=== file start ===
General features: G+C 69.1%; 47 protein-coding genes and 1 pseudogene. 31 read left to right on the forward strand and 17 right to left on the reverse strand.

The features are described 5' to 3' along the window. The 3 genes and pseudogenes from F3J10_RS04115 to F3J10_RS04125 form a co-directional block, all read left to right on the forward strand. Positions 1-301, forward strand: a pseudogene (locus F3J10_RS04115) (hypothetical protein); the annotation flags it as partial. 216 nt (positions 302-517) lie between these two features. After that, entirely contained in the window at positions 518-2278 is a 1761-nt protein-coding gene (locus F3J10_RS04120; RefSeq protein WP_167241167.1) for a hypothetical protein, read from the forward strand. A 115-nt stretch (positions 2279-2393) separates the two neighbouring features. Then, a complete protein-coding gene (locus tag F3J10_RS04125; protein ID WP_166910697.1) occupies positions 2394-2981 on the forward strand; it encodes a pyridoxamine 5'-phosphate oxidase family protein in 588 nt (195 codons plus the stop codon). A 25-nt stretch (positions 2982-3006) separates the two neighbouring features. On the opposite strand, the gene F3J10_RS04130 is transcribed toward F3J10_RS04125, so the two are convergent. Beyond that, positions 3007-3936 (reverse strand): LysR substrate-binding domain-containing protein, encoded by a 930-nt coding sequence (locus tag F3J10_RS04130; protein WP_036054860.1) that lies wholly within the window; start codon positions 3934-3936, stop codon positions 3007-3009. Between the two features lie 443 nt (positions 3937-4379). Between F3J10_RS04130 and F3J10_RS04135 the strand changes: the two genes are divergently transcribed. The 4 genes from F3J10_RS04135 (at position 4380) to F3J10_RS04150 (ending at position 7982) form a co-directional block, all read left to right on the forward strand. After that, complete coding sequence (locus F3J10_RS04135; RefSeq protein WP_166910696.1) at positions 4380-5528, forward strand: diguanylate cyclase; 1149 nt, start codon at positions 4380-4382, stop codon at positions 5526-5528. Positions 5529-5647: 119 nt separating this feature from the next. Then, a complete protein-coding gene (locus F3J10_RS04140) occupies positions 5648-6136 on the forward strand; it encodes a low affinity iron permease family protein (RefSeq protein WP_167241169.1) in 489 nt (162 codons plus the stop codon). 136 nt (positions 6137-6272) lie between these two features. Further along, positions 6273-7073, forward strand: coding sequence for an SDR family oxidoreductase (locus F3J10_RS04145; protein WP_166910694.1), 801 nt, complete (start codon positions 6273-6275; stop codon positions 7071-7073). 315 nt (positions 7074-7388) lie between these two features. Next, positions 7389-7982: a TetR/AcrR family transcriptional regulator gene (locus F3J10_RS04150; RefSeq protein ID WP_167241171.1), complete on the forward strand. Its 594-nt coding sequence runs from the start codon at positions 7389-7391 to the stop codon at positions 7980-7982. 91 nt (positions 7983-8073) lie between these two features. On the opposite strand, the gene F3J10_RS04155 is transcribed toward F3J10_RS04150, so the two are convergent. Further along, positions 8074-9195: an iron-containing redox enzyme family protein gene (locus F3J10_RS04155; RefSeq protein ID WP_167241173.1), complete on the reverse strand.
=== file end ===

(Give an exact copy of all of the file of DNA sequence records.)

General features: G+C 69.1%; 47 protein-coding genes and 1 pseudogene. 31 read left to right on the forward strand and 17 right to left on the reverse strand.

The features are described 5' to 3' along the window. The 3 genes and pseudogenes from F3J10_RS04115 to F3J10_RS04125 form a co-directional block, all read left to right on the forward strand. Positions 1-301, forward strand: a pseudogene (locus F3J10_RS04115) (hypothetical protein); the annotation flags it as partial. 216 nt (positions 302-517) lie between these two features. After that, entirely contained in the window at positions 518-2278 is a 1761-nt protein-coding gene (locus F3J10_RS04120; RefSeq protein WP_167241167.1) for a hypothetical protein, read from the forward strand. A 115-nt stretch (positions 2279-2393) separates the two neighbouring features. Then, a complete protein-coding gene (locus tag F3J10_RS04125; protein ID WP_166910697.1) occupies positions 2394-2981 on the forward strand; it encodes a pyridoxamine 5'-phosphate oxidase family protein in 588 nt (195 codons plus the stop codon). A 25-nt stretch (positions 2982-3006) separates the two neighbouring features. On the opposite strand, the gene F3J10_RS04130 is transcribed toward F3J10_RS04125, so the two are convergent. Beyond that, positions 3007-3936 (reverse strand): LysR substrate-binding domain-containing protein, encoded by a 930-nt coding sequence (locus tag F3J10_RS04130; protein WP_036054860.1) that lies wholly within the window; start codon positions 3934-3936, stop codon positions 3007-3009. Between the two features lie 443 nt (positions 3937-4379). Between F3J10_RS04130 and F3J10_RS04135 the strand changes: the two genes are divergently transcribed. The 4 genes from F3J10_RS04135 (at position 4380) to F3J10_RS04150 (ending at position 7982) form a co-directional block, all read left to right on the forward strand. After that, complete coding sequence (locus F3J10_RS04135; RefSeq protein WP_166910696.1) at positions 4380-5528, forward strand: diguanylate cyclase; 1149 nt, start codon at positions 4380-4382, stop codon at positions 5526-5528. Positions 5529-5647: 119 nt separating this feature from the next. Then, a complete protein-coding gene (locus F3J10_RS04140) occupies positions 5648-6136 on the forward strand; it encodes a low affinity iron permease family protein (RefSeq protein WP_167241169.1) in 489 nt (162 codons plus the stop codon). 136 nt (positions 6137-6272) lie between these two features. Further along, positions 6273-7073, forward strand: coding sequence for an SDR family oxidoreductase (locus F3J10_RS04145; protein WP_166910694.1), 801 nt, complete (start codon positions 6273-6275; stop codon positions 7071-7073). 315 nt (positions 7074-7388) lie between these two features. Next, positions 7389-7982: a TetR/AcrR family transcriptional regulator gene (locus F3J10_RS04150; RefSeq protein ID WP_167241171.1), complete on the forward strand. Its 594-nt coding sequence runs from the start codon at positions 7389-7391 to the stop codon at positions 7980-7982. 91 nt (positions 7983-8073) lie between these two features. On the opposite strand, the gene F3J10_RS04155 is transcribed toward F3J10_RS04150, so the two are convergent. Further along, positions 8074-9195: an iron-containing redox enzyme family protein gene (locus F3J10_RS04155; RefSeq protein ID WP_167241173.1), complete on the reverse strand.